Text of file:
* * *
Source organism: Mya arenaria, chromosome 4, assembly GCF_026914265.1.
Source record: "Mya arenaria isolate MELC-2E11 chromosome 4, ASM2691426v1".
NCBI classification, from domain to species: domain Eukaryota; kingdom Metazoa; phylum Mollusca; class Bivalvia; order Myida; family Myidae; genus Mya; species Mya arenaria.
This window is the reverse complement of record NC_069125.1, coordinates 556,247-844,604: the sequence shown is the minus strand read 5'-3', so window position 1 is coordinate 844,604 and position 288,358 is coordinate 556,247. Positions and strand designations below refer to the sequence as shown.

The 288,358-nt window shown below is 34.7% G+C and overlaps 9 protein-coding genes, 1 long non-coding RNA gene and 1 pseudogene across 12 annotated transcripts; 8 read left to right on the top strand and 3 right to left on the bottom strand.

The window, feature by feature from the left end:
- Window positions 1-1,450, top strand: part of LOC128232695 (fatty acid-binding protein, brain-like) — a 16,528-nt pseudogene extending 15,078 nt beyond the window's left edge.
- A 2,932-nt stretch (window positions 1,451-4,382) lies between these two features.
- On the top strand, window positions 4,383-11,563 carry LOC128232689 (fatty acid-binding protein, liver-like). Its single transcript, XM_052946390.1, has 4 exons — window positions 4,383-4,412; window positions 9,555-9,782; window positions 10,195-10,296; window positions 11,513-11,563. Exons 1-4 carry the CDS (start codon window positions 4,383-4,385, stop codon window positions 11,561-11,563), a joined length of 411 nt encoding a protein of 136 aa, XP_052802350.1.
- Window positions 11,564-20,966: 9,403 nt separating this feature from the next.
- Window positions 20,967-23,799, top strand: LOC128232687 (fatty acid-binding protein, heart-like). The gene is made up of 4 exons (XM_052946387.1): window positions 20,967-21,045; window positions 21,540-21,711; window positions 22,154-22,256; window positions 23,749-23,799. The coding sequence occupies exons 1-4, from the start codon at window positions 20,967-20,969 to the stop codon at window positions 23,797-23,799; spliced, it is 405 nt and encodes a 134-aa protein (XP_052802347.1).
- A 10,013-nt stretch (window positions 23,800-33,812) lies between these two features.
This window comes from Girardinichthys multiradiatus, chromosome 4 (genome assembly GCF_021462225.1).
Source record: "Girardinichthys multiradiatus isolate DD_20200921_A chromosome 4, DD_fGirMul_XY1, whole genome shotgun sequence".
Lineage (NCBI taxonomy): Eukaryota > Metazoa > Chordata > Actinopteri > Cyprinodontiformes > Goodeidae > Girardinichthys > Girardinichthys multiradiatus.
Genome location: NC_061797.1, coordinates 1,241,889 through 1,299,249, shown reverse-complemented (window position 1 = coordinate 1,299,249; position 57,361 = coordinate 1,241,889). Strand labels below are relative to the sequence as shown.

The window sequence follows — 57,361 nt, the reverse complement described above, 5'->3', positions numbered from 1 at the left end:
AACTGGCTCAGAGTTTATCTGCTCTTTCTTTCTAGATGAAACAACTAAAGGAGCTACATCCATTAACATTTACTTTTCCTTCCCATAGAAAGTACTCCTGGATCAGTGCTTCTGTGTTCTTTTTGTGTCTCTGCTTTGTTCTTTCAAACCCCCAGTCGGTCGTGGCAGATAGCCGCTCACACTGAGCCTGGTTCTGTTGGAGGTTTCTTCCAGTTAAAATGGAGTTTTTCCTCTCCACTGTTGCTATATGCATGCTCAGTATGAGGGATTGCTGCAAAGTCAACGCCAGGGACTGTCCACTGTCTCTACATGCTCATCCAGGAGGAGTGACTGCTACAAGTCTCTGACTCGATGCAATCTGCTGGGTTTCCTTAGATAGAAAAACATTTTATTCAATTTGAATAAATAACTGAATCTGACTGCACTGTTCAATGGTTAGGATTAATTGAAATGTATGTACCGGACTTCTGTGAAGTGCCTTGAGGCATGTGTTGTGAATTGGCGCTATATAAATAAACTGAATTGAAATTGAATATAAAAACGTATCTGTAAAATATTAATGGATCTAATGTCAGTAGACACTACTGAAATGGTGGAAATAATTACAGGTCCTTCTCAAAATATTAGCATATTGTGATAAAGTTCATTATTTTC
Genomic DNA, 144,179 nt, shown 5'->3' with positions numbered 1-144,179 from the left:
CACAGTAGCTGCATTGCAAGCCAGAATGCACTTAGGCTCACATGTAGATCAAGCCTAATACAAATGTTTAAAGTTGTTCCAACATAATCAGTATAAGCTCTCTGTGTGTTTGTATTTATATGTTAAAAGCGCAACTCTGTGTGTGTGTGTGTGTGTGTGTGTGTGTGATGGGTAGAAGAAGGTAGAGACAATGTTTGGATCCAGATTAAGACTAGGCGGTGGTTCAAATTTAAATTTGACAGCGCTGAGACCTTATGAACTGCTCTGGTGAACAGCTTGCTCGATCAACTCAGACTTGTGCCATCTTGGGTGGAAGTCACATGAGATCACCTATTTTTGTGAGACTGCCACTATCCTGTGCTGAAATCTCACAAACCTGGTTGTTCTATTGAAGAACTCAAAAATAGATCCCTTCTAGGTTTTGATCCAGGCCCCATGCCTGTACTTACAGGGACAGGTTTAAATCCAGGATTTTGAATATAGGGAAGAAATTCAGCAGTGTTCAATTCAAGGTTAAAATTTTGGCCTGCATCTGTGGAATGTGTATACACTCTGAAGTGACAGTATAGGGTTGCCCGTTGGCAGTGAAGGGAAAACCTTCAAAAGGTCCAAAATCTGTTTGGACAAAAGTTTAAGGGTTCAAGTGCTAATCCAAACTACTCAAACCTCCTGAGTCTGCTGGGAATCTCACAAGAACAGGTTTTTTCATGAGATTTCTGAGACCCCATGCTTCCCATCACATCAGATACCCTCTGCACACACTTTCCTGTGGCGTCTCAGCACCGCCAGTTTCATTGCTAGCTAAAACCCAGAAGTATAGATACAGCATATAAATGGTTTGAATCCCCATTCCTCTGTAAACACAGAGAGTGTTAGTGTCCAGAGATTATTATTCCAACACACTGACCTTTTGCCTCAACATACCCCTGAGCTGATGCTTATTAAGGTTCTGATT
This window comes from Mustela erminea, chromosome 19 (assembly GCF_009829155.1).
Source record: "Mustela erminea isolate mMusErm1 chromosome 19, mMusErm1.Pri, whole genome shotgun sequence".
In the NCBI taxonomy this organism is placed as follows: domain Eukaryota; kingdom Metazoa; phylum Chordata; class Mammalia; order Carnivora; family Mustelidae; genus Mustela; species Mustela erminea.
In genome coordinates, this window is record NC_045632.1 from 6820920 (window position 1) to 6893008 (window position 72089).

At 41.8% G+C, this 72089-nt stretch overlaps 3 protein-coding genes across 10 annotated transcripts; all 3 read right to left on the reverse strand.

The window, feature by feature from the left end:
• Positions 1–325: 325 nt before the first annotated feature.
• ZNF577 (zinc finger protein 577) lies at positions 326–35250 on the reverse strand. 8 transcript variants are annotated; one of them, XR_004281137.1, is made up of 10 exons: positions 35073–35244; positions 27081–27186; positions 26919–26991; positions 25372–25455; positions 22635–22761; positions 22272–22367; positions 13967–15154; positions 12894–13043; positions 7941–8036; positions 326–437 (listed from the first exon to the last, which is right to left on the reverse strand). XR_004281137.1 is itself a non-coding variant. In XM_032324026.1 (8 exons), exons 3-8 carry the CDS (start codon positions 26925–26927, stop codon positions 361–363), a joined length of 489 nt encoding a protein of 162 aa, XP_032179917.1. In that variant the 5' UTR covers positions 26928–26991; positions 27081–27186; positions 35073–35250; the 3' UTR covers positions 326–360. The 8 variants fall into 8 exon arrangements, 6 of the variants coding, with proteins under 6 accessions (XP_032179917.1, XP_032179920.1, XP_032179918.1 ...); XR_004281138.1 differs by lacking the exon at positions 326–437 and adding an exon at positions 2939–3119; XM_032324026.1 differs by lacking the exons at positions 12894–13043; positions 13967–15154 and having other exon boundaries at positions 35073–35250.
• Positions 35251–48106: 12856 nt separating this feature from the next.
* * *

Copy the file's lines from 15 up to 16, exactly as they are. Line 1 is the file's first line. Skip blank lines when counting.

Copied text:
Lineage (NCBI taxonomy): Eukaryota > Metazoa > Chordata > Actinopteri > Cyprinodontiformes > Goodeidae > Girardinichthys > Girardinichthys multiradiatus.
Genome location: NC_061797.1, coordinates 1,241,889 through 1,299,249, shown reverse-complemented (window position 1 = coordinate 1,299,249; position 57,361 = coordinate 1,241,889). Strand labels below are relative to the sequence as shown.